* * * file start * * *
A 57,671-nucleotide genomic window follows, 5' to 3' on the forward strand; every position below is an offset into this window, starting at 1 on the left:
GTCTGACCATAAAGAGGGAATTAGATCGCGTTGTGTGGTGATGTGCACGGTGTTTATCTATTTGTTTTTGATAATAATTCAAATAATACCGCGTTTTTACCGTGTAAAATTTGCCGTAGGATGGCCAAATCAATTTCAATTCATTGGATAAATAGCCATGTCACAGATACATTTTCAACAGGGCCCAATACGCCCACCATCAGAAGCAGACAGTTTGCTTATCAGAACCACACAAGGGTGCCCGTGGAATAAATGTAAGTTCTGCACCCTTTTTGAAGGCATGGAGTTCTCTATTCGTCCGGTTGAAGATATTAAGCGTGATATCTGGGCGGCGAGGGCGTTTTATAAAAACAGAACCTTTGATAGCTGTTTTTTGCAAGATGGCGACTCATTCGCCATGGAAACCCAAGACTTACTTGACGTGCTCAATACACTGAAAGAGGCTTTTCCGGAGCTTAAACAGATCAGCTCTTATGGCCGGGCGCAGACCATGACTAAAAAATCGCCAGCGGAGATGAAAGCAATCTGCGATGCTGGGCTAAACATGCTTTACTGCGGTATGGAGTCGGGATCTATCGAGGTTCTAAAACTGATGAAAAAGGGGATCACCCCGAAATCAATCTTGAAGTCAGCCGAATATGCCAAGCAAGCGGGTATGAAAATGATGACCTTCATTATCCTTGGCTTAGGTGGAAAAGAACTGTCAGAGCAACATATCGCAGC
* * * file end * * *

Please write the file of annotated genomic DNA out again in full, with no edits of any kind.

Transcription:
A 57,671-nucleotide genomic window follows, 5' to 3' on the forward strand; every position below is an offset into this window, starting at 1 on the left:
GTCTGACCATAAAGAGGGAATTAGATCGCGTTGTGTGGTGATGTGCACGGTGTTTATCTATTTGTTTTTGATAATAATTCAAATAATACCGCGTTTTTACCGTGTAAAATTTGCCGTAGGATGGCCAAATCAATTTCAATTCATTGGATAAATAGCCATGTCACAGATACATTTTCAACAGGGCCCAATACGCCCACCATCAGAAGCAGACAGTTTGCTTATCAGAACCACACAAGGGTGCCCGTGGAATAAATGTAAGTTCTGCACCCTTTTTGAAGGCATGGAGTTCTCTATTCGTCCGGTTGAAGATATTAAGCGTGATATCTGGGCGGCGAGGGCGTTTTATAAAAACAGAACCTTTGATAGCTGTTTTTTGCAAGATGGCGACTCATTCGCCATGGAAACCCAAGACTTACTTGACGTGCTCAATACACTGAAAGAGGCTTTTCCGGAGCTTAAACAGATCAGCTCTTATGGCCGGGCGCAGACCATGACTAAAAAATCGCCAGCGGAGATGAAAGCAATCTGCGATGCTGGGCTAAACATGCTTTACTGCGGTATGGAGTCGGGATCTATCGAGGTTCTAAAACTGATGAAAAAGGGGATCACCCCGAAATCAATCTTGAAGTCAGCCGAATATGCCAAGCAAGCGGGTATGAAAATGATGACCTTCATTATCCTTGGCTTAGGTGGAAAAGAACTGTCAGAGCAACATATCGCAGC